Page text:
KABUL – Secret high-level negotiations between the Afghan Government and the Taleban leadership aimed at ending the war have begun, diplomatic sources have revealed.
Meetings which included delegates of the Quetta Shura, the Taleban’s Pakistan-based governing body which is overseen by Mullah Mohammed Omar, are believed to have taken place in Dubai.
The Taleban high command had previously rejected any political negotiations until Western forces had left Afghanistan.
Talks have also taken place in Kabul with “indirect representatives” of the insurgency. It remains unclear whether this is a parallel process to the one in the United Arab Emirates.
According to reports, Pakistani officials led by former Foreign Minister Aftab Ahmed Shirpao, were present at meetings at the Serena Hotel in the Afghan capital.
The Dubai discussions are said to have centred on the conditions under which the Taleban would agree to call a ceasefire. They have dropped the demand that Western forces withdraw fully from Afghan soil before any peace talks can open but insist on an agreed timetable for the exit of Nato troops.
The extreme Islamist movement ran Afghanistan between 1996 and the United States-led invasion in 2001 and was notorious for its hardline interpretation of Islam, banning such things as music and education for girls. The movement was branded a terrorist organisation by the US after being toppled.
According to diplomats, representatives of the Taleban could initially be brought back into governance at local levels as part of a reconciliation process.
It is also claimed that a deal may involve Mullah Omar, the one-eyed religious leader who fled Afghanistan on a motorbike shortly after the 2001 invasion.
Some of his lieutenants could also be given immunity from future prosecution and go into exile in Saudi Arabia under a deal.
Human rights and women’s groups have long feared a political settlement which would allow the Taleban back into power and potentially water down rights guaranteed under the constitution.
Military setbacks are thought to have influenced renewed US backing for the idea of negotiating an end to the conflict.
The White House yesterday said that President Barack Obama “supports” attempts to negotiate with the Taleban, but stressed its members must pledge to respect Afghan law and lay down their arms.
Robert Gibbs, the White House spokesman, said the US was not directly involved in the talks. However, clandestine meetings are believed to have taken place between senior Taleban members and CIA officials, according to Pakistani officials.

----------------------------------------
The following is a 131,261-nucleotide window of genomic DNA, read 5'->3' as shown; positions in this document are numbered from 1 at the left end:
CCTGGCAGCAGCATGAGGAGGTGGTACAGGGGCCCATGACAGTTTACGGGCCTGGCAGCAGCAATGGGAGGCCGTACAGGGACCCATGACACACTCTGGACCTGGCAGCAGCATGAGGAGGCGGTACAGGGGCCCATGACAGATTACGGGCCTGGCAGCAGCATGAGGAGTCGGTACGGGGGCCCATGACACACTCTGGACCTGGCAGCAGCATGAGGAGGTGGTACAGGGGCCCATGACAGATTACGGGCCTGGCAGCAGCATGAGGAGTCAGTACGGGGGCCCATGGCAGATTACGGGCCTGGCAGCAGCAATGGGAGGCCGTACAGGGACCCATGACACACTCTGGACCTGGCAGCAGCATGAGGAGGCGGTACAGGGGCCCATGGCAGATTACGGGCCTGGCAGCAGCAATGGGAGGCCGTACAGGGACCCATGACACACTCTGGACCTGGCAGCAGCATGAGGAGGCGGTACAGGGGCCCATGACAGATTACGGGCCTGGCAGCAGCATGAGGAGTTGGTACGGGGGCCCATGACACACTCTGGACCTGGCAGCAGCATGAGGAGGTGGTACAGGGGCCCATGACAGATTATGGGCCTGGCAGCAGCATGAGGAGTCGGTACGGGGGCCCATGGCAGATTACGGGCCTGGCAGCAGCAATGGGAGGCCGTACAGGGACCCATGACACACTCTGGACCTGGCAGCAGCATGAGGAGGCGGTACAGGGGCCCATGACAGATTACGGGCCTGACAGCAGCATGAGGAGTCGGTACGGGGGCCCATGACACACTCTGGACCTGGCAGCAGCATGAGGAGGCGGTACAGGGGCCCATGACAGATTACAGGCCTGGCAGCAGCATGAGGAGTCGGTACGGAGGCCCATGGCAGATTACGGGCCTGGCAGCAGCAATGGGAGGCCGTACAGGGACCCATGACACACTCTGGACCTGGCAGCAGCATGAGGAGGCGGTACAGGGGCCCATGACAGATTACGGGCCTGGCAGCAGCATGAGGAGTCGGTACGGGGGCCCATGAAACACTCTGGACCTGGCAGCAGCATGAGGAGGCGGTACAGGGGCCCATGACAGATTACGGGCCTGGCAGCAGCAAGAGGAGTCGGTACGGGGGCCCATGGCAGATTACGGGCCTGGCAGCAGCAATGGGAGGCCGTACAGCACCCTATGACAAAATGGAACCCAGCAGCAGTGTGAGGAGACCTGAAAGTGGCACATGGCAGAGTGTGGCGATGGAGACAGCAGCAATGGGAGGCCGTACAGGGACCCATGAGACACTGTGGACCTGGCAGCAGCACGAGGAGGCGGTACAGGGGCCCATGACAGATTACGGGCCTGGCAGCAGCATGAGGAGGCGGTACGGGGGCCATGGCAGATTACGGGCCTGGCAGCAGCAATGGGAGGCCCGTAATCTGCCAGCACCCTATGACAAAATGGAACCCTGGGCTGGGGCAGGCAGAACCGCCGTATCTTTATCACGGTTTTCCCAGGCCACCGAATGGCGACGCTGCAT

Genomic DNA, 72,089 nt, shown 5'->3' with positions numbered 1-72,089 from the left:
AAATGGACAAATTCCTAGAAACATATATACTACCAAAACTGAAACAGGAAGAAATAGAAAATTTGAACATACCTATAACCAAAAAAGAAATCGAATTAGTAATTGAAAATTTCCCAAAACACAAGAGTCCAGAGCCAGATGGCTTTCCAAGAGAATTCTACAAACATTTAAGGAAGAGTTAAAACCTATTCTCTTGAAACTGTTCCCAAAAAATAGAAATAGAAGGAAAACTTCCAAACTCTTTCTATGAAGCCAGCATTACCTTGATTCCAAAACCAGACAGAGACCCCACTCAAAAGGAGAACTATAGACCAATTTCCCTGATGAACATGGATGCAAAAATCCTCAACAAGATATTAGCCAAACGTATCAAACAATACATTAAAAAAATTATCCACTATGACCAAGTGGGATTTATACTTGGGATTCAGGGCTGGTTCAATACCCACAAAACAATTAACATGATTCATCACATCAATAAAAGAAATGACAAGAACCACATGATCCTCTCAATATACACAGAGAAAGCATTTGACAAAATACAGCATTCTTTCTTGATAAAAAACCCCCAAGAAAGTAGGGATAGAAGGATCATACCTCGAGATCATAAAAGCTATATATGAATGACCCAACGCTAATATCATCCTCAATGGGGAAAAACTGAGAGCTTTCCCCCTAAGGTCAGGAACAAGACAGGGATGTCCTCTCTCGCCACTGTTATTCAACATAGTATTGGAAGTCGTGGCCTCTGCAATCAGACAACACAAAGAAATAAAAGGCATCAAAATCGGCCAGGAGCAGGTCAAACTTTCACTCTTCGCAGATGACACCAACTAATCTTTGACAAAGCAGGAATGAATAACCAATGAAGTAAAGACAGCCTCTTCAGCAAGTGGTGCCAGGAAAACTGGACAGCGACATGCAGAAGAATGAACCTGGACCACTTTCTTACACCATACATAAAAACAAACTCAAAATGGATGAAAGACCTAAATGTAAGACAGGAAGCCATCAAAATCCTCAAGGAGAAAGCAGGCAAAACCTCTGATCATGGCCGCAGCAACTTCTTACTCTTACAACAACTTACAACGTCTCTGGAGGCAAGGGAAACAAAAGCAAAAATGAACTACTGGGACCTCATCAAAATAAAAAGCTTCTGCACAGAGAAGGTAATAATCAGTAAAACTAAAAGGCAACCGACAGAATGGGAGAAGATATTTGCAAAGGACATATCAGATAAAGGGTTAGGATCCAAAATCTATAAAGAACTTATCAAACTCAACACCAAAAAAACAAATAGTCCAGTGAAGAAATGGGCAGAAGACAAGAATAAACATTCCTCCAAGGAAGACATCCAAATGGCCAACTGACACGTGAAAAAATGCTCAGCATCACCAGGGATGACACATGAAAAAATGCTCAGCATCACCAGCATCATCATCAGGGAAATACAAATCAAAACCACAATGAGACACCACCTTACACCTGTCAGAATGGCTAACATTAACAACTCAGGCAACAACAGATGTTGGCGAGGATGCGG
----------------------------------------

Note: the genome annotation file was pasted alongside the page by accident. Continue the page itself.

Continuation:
An indication of the determination of the Pakistani authorities to take a central role in talks to ensure a pro-Islamabad government in Afghanistan came this year when Pakistani troops and US agents captured Abdul Ghani Baradar, the Taleban’s operational commander.
His capture was reported to have been fortuitous but it has since emerged that the Pakistanis had been monitoring his whereabouts and decided to detain him because he had brokered secret peace talks with the Afghan Government of Hamid Karzai.
The most recent talks do not include the Haqqani network, which operates inside Afghanistan but is based in Pakistan and has strong links to the Pakistani spy agency the ISI. The group has been systematically targeted in US cross-border air attacks recently even though Pakistani officials have been pressing the Karzai Government to open dialogue with the network.
Last week General David Petraeus, the US commander of Nato forces in Afghanistan, said senior Taleban leaders had “sought to reach out” to the top level of the Karzai Government. The general, who is due to give an assessment of the conflict to Obama in December, effectively laying out an exit timetable, added: “This is how you end these kinds of insurgencies.”
Steffan de Mistura, the head of the UN mission to Afghanistan, said both sides in the conflict had realised that a negotiated settlement was the only way to end the violence.
“There is no military solution, we all know it. The Taleban know it too. [The only format] is political dialogue, reconciliation, deal.”
PROSPECTS FOR PEACE: CAN A DEAL WITH THE INSURGENTS BE DONE
The Taleban has long insisted that no peace deal is possible until all foreign forces have left Afghan soil, an impossible concession for Nato, which knows full well that President Hamid Karzai’s Government and its fledgling security forces would swiftly fall without its support.
Yet preliminary discussions in Dubai suggest that Taleban leaders may be willing to drop this deal-breaker under certain conditions.
There is speculation a deal may be possible if:
* Western forces agree to leave Afghanistan on an agreed timeline. In return the Taleban would call a ceasefire ahead of their departure.
* Taleban representatives take local government jobs as part of a reconciliation process. To an extent this is already happening, with some MPs and senators sympathising with the militants if not actually backing them.
* Mullah Mohammad Omar and his lieutenants on the Quetta Shura, or Taleban governing council, receive immunity from prosecution and go into exile, probably in Saudi Arabia. Other Taleban prisoners are to be released. The Saudi Government, however, will only allow the exile clause if the movement disavows all links with Osama bin Laden and al Qaeda, a condition the Americans will also insist on.
But there are a number of sticking points with no obvious resolution. Among them are:
* The insurgents are extremely decentralised and special forces raids, taking place at record intensity, exacerbate this by killing new leaders as they emerge. What one band of insurgents accepts may be intolerable for another.
* There is also the question of large, nominally pro-government constituencies resisting or sabotaging a peace deal. Many Afghans from ethnic groups unaffiliated with the predominantly Pashtun Taleban see overtures to insurgents as a betrayal.